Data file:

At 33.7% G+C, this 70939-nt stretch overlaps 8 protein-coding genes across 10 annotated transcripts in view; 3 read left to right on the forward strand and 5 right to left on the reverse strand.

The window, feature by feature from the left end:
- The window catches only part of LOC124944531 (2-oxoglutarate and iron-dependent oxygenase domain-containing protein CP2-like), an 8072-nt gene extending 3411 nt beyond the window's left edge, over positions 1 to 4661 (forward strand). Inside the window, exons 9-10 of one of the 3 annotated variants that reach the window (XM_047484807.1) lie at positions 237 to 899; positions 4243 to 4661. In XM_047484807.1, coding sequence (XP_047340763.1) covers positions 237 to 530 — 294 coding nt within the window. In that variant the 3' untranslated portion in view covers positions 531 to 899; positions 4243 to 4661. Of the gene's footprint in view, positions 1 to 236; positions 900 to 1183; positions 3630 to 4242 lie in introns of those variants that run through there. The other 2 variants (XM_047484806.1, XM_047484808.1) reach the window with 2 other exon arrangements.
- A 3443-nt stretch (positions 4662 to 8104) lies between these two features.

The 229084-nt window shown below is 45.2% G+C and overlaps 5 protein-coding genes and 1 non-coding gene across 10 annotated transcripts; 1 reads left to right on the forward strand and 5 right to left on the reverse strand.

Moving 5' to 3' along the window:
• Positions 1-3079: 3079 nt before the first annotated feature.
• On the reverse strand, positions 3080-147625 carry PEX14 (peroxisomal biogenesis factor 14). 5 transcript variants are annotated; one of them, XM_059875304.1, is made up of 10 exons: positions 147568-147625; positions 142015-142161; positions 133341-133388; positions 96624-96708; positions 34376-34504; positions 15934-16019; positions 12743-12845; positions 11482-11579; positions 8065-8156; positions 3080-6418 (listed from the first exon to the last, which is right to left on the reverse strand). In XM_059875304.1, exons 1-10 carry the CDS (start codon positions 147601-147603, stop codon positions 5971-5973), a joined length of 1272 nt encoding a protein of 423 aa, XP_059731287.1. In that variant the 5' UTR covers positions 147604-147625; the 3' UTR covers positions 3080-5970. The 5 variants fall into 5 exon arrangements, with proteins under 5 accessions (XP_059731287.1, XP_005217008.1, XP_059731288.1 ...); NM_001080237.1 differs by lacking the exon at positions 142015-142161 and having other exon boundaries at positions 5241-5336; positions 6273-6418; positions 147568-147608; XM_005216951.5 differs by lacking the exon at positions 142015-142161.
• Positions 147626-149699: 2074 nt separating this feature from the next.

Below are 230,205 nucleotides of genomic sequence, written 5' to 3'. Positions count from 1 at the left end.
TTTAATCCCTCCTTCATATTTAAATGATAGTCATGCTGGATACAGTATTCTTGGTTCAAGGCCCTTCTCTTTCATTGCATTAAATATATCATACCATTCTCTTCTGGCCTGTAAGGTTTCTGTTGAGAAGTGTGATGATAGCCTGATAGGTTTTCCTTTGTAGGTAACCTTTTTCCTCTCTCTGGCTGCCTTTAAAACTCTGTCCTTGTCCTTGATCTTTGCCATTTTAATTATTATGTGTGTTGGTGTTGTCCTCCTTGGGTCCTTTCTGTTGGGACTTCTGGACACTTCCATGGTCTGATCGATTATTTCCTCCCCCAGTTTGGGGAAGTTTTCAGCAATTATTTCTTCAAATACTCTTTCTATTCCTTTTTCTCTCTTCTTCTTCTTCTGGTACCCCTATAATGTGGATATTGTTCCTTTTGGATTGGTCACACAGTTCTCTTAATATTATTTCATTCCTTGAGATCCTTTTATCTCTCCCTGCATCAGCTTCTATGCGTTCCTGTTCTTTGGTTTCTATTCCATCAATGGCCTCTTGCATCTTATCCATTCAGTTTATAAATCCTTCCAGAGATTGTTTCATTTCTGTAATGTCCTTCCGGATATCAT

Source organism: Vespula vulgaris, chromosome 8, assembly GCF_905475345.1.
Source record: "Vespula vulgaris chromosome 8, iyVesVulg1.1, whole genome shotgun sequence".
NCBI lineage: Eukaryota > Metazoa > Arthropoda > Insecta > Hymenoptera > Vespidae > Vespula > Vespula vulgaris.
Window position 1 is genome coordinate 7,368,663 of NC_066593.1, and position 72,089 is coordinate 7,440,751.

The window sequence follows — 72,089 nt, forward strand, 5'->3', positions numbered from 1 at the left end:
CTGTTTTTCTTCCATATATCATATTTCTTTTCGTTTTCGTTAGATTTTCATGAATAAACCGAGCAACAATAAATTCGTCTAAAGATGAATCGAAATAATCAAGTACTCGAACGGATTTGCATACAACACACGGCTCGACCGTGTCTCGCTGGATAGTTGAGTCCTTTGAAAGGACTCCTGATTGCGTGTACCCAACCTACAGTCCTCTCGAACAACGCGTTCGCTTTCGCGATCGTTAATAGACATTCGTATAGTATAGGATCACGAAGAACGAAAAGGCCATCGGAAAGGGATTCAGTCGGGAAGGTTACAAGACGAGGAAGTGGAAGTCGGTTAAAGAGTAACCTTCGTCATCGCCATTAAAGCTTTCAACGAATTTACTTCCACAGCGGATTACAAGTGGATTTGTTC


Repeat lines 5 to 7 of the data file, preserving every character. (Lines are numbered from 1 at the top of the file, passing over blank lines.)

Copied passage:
The 229084-nt window shown below is 45.2% G+C and overlaps 5 protein-coding genes and 1 non-coding gene across 10 annotated transcripts; 1 reads left to right on the forward strand and 5 right to left on the reverse strand.

Moving 5' to 3' along the window:
• Positions 1-3079: 3079 nt before the first annotated feature.